The ceviche was served on tostadas with lots of fresh, zingily-dressed salad, at a price of £4.25 as well. I should have noticed before, but I had visions of the bloody mary-style ceviche that Miers made in her TV series. I obviously saw ceviche and didn’t think a thought more, not reading the finer print about how it’s served. The ceviche was sweet and fresh, a real welcome departure from the heavily marinated and spicy options on the menu. The shrimp are small and the scallop chopped quite fine, making it an easy and welcoming introduction for people who may have never tried a dish of acidic juice-cooked fish before – Patrick.
Russell: Wahaca is somewhere I always will have a soft spot for. I really enjoyed Tommi’s series about Mexican food plus from day one on Masterchef, back in the day, myself and my mum were rooting for her to win. To have this place on my doorstep is both a blessing and very dangerous to my wallet. I was excited to get out of my comfort zone of the ‘Wahaca Selection’ and instead pick some individual dishes. I was torn between getting one large dish and sides, or a large and some tapas-style tacos. In the end, large and sides won.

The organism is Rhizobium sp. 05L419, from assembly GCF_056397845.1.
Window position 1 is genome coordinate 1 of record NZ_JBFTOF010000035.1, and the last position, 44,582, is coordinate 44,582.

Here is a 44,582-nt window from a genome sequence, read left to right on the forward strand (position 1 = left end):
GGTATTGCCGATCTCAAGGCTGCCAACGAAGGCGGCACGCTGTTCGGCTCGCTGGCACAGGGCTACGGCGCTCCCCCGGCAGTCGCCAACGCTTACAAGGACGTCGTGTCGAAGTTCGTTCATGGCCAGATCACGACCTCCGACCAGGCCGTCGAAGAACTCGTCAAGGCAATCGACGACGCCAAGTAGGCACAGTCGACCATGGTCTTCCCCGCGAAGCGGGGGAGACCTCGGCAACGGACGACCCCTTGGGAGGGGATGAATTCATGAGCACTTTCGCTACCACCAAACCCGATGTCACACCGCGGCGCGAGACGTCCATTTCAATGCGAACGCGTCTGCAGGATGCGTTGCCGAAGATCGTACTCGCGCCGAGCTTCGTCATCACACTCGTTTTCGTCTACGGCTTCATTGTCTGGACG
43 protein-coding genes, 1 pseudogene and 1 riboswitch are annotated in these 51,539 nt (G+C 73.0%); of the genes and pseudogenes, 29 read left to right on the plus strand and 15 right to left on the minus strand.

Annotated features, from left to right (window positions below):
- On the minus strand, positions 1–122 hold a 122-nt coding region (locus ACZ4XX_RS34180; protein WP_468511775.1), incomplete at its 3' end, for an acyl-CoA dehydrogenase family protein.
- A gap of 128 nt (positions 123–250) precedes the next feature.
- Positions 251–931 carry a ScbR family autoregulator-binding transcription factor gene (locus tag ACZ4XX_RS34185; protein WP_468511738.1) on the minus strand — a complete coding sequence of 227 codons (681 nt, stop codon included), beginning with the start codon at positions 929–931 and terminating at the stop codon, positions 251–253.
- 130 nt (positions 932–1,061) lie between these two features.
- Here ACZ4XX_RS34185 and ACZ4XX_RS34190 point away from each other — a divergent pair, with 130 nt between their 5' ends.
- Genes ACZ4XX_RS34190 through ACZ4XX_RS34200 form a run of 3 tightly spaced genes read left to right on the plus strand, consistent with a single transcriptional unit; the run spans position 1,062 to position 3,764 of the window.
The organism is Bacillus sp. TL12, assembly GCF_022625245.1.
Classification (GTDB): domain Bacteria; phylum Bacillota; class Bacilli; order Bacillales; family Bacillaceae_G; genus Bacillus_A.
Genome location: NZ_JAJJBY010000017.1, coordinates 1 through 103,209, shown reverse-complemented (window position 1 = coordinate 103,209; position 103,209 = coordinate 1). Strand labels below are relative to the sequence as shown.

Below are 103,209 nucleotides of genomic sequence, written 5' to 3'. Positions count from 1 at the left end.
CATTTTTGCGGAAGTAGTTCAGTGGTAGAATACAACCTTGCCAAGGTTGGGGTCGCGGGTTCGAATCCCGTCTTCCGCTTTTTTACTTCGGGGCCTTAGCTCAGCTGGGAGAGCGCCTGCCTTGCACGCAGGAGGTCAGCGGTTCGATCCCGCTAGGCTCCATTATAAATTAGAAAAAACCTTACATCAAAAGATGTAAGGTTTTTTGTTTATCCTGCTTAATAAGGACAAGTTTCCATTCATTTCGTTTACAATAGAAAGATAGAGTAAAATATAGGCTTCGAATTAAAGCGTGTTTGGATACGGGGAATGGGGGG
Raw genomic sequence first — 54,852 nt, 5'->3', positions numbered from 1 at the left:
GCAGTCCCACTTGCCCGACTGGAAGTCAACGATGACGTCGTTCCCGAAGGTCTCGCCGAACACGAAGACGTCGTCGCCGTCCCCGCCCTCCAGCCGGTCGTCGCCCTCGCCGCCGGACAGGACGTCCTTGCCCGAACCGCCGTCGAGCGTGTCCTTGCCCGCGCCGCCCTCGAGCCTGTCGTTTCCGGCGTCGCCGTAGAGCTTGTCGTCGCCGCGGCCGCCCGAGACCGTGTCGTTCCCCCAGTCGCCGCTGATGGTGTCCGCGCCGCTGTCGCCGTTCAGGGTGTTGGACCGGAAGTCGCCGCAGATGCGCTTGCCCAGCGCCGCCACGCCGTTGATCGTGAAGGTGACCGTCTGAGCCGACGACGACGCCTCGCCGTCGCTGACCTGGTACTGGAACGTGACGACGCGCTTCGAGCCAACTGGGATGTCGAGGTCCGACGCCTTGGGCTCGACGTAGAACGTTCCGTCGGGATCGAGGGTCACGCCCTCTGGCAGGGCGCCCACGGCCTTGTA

Each time we visited before, we got pork pibil tacos as part of the set menu selection. I really wanted to try the bigger version of this because it always was my stand-out favourite. It was the first dish to arrive on the table so I ate it slowly so Patrick didn’t feel too left out, eventually speeding up because it was so delicious. How could I wait to eat the perfect combination of succulent and stringy pork, with spicy and smoky undertones, topped with a grilled orange and picked onions, all in a parcel.
Unbelievably, I found it was the onions that were the spiciest element. They tasted fairly crisp and fresh, but had an intense thud of chili towards the end. I’d presume these were pickled in a chili vinegar, which is something I am very tempted to try at home. You can try making Tommi’s recipe, which is hosted on Metro.co.uk.
For £8.95, you also get small sides of green rice (normally £2.30 to buy on its own) and smoky black beans. I also ordered the other sides of fried sweet potato (£2.95) and the frijoles (£2.50) for us both to share. We had a proper mexican feast going, that’s for sure.
I feel that the sweet potato side can never go wrong. Each cube is the perfect combination of crunch, fluffy sweet potato and seasoning. I could eat them all day. In fact, I wish they had a stall outside the restaurant, so that every time I am passing I could grab a cup of them.
On the other hand, the frijoles were a bit disappointing. We got them in the Southbank Experiment on our previous visit and I nearly devoured the entire ramekin. This time I felt the cheese on top was far too tangy for my liking, I prefer it more mild. Mind you, I did just toss the cheese off the top and eat the black beans instead, which I couldn’t make a single complaint about.